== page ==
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Republic of Detours: How the New Deal Paid Broke Writers to Rediscover America

…a dynamic and discriminating cultural history that speaks to both readers who know something about the project and those who don’t. Like the American Guides these Depression-era writers worked on, Borchert’s book teems with colorful characters, scenic byways and telling anecdotes; his own writing style is full of “verve” — the much prized quality that so many of the guides themselves possessed. Read more

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Who They Was by Gabriel Krauze

To the growing genre of drug-riddled fiction—Irvine Welsh, Denis Johnson, Joel Mowdy, Nico Walker—Krauze adds a flourish, a kind of harsh music, with his use of gang argot … A gritty read for its gore, drugs, and profanity, but possessed of a raw and honest eloquence. Read more

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Is Poe the most influential American writer? A new book offers evidence.

Is Poe really the most influential American writer? Note that I didn’t say “greatest,” for which there must be at least a dozen viable candidates. But consider his radiant originality. Before his death in 1849 at age 40, Poe largely created the modern short story, while also inventing or perfecting half the genres represented on the bestseller list, including the mystery (“The Murders in the Rue Morgue,” “The Gold-Bug”), science fiction (“The Facts in the Case of M. Valdemar,” “The Conversation of Eiros and Charmion”), psychological suspense (“The Tell-Tale Heart,” “The Cask of Amontillado”) and, of course, gothic horror (“The Fall of the House of Usher,” “The Masque of the Red Death,” the incomparable “Ligeia”). Read more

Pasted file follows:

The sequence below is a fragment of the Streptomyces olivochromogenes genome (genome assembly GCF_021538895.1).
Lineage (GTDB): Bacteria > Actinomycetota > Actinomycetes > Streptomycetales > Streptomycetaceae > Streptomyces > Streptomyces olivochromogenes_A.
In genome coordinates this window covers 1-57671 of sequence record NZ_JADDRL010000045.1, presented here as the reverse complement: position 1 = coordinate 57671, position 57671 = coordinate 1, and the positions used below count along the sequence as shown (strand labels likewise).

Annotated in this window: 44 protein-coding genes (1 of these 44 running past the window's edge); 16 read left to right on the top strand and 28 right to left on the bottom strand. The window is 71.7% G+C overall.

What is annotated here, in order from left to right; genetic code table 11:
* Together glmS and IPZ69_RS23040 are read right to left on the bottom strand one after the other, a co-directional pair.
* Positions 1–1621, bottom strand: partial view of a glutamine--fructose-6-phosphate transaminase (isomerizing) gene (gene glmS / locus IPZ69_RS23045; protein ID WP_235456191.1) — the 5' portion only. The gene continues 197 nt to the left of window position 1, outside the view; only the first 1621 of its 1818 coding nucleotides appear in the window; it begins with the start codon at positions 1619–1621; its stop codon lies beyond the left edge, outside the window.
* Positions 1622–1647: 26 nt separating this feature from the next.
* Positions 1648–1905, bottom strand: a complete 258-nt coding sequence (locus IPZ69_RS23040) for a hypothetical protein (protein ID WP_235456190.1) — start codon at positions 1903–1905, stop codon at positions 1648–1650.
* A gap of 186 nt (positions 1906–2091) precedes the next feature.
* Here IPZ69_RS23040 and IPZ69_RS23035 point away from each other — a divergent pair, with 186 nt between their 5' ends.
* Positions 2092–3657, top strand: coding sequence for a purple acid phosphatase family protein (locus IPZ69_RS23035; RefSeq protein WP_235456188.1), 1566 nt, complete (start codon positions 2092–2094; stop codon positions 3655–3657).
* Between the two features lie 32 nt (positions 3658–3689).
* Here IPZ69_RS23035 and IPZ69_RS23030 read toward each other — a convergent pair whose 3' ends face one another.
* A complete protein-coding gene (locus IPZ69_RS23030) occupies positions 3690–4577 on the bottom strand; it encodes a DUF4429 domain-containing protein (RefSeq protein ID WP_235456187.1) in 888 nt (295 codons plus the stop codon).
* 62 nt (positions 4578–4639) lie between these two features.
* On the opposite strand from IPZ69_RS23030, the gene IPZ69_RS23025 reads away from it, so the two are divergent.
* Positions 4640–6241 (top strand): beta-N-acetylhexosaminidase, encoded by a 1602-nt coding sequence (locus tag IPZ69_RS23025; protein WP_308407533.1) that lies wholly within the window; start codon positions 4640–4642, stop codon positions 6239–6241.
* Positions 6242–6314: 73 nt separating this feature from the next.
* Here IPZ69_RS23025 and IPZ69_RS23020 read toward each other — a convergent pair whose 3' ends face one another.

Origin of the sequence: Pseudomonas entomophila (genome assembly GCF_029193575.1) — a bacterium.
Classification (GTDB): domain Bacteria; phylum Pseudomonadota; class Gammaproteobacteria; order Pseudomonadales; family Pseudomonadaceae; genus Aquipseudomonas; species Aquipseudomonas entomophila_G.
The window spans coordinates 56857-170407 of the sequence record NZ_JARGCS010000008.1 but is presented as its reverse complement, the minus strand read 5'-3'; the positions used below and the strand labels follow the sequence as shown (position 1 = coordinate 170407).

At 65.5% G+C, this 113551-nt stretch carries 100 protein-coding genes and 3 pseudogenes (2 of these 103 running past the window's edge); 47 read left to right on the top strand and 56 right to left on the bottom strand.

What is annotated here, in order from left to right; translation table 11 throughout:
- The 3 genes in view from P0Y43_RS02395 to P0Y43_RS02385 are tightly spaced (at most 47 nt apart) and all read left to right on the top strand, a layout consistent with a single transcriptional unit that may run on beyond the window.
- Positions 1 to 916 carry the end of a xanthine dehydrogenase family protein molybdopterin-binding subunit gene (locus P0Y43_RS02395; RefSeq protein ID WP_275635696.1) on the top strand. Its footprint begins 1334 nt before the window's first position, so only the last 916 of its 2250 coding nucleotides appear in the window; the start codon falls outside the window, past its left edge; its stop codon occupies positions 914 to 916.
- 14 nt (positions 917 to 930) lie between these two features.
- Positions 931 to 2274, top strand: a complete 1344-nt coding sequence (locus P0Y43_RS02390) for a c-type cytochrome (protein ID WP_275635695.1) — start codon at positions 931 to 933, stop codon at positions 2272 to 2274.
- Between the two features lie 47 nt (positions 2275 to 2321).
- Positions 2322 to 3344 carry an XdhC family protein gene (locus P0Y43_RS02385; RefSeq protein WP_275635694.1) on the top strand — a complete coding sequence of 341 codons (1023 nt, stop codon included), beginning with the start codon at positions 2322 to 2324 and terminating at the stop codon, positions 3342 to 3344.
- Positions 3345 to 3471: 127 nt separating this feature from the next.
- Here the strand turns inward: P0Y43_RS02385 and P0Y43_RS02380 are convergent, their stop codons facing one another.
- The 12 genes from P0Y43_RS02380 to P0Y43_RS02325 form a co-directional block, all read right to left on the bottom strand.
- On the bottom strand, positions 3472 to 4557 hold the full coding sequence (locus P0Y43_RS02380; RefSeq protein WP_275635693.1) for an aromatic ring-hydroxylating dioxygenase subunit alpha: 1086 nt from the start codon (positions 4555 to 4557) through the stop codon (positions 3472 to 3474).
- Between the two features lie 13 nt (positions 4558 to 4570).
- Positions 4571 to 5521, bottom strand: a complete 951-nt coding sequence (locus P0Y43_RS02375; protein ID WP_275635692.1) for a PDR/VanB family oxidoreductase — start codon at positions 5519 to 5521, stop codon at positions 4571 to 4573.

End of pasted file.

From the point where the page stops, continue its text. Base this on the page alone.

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Debut novel gives revenge Western a Chinese American perspective

“In Tom Lin’s novel, the atmosphere of Cormac McCarthy’s West, or that of the Coen Brothers’ True Grit, gives way to the phantasmagorical shades of Ray Bradbury, Charles Finney’s The Circus of Dr. Lao, and Katherine Dunn’s Geek Love. Yet The Thousand Crimes of Ming Tsu has a velocity and perspective all its own, and is a fierce new version of the Westward Dream. This is a superb novel that declares the arrival of an astonishing new voice.” —Jonathan Lethem

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Sentenced by Algorithm

Is it fair for a judge to increase a defendant’s prison time on the basis of an algorithmic score that predicts the likelihood that he will commit future crimes? Many states now say yes, even when the algorithms they use for this purpose have a high error rate, a secret design, and a demonstrable racial bias. The former federal judge Katherine Forrest, in her short but incisive When Machines Can Be Judge, Jury, and Executioner, says this is both unfair and irrational. Read more

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His book helped expose Tulsa’s massacre of Black citizens. Now he’s helping find their graves

“The Ground Breaking: An American City and Its Search for Justice” recounts the events that began May 31, 1921, but its main focus is on the century that followed: the long-lasting trauma; efforts to rebuild and to finally confront the past; and most recently the fight for reparations and the search for bodies. Read more

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How Humans Gained an ‘Extra Life’

Starting in the second half of the 19th century, the average life span began to climb rapidly, giving humans not just extra life, but an extra life. In rich countries, life expectancy at birth hit 40 by 1880, 50 by 1900, 60 by 1930, 70 by 1960, and 80 by 2010. The rest of the world is catching up. Global life expectancy in 2019 was 72.6 years, higher than that of any country, rich or poor, in 1950. People in the shortest-lived countries today will, on average, outlive those of your grandparents’ generation. Read more

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Goblin by Josh Malerman

Malerman (Bird Box) tantalizes readers with this enigmatic linked collection of horror novellas. . . . The dark, fantastic tone will put readers in mind of Ray Bradbury’s Something Wicked This Way Comes. This is must-read horror. Read more

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